We've been focusing on history a lot this summer, trying to finish up the Ancients before fall. Not that you'd know it to read my blog! But we have. We've made it through Alexander the Great, who, it turns out, is really very interesting. So, we're reading along and learning about all the areas that he conquered (all of the known world, basically), and what he did in the areas that he conquered, and we learned that he had them pay tribute. The book estimated that it was about 10% of their production that the conquered areas had to pay. Now, we've talked some about fractions, but they're pretty tricky, so we stopped and talked about that. It went like this:
"The conquered areas had to pay one tenth of their production. Do you understand how much is one tenth?"
"Ok. So, if they have 10 cows [I draw 10 really ugly cow-like-objects on the markerboard], then one of them gets sent to Alexander. [I color one of the "cows" purple.] How would you write one tenth?"
We figure that out.
"If Alexander was really nice to the people, then they might only pay one ninth for tribute."
I think this sounds like a good time to talk a little more about fractions, so I go grab several pages of paper, which we pretend into chocolate bars, and some scissors for dividing them.
"OK. Which do you think is more, 1/2 or 1/3?"
"OK. Let's see if you're right."
I cut the first "chocolate bar" into 1/2s, and the second one into 1/3.
"Which one is bigger?"
He points to the 1/3; I set it on top of the 1/2.
"You'd rather have 1/3 of a bar, instead of a 1/2 of a chocolate bar?"
"OK. I'm going to divide the next one into quarters. Are they going to be bigger or smaller than the 1/3s?"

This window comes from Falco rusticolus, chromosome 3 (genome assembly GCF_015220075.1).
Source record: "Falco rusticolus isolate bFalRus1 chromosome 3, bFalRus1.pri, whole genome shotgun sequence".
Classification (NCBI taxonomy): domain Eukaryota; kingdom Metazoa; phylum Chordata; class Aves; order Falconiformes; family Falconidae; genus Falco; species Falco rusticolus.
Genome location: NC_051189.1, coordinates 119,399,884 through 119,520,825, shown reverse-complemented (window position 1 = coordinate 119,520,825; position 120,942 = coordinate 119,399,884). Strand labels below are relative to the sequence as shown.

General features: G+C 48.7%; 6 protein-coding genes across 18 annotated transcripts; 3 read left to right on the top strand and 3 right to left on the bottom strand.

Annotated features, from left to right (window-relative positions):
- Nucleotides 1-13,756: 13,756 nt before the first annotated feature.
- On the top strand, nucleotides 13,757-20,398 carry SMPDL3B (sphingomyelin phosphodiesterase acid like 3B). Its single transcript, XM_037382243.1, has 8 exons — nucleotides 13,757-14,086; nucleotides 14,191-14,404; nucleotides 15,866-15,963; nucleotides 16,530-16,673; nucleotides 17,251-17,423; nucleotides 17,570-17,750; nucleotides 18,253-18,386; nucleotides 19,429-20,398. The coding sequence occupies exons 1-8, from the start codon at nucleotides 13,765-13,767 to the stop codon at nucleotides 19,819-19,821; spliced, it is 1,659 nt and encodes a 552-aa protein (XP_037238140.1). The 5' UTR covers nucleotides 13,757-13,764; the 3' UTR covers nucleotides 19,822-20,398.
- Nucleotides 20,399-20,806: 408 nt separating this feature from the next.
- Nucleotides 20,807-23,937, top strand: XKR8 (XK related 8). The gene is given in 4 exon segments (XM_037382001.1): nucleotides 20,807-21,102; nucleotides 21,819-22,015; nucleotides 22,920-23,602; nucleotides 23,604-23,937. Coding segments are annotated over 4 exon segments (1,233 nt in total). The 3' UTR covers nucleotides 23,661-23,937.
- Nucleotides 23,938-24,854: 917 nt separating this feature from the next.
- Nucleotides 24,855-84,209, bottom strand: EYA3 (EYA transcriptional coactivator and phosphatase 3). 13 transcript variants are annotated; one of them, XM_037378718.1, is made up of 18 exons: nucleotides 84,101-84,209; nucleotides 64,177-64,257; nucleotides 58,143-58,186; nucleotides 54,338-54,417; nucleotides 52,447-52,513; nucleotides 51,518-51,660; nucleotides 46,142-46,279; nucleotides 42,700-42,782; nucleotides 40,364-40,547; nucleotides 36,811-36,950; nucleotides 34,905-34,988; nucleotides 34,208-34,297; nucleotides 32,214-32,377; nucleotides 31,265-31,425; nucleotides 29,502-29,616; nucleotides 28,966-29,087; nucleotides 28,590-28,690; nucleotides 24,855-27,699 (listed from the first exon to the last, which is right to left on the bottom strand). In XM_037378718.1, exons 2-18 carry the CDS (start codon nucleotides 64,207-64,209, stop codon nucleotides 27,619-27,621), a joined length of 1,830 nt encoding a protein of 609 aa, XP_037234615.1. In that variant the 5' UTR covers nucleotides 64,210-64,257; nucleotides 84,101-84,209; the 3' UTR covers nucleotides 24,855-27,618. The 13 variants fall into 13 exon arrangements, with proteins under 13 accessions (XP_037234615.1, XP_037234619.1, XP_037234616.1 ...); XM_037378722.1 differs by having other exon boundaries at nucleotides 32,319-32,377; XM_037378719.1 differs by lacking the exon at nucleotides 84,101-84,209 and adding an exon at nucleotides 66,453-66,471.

"OK." [cut cut cut] "Here it is. What do you think? Is it bigger?"
"What if we make fifths? Will those be bigger?"
"OK." [cut cut cut] "Fifths are tricky to cut. These aren't perfect. But they're pretty close. What do you think, are they bigger or smaller than the fourths?"
He had to think about that one for a while. If the numbers we were writing on the bottom were getting bigger, why weren't the pieces bigger and bigger? That was a tricky question. We talked about how that bottom number was talking about how many pieces we are making, and so what if we had 1/100? That's dividing our chocolate with 100 people! My goodness, that piece is going to be the size of an M&M! He thought that was pretty funny, and was now quite confident that he'd rather have 1/2, versus 1/100 of our "chocolate bar." So we went back to the original question: Would it really be nicer if Alexander was to ask the people for 1/9, rather than 1/10? Now, he was able to say he'd rather pay 1/10, and understand why that's actually a smaller number. I was pleased. And we continued to read about this interesting guy that took over the world 300 years before Christ.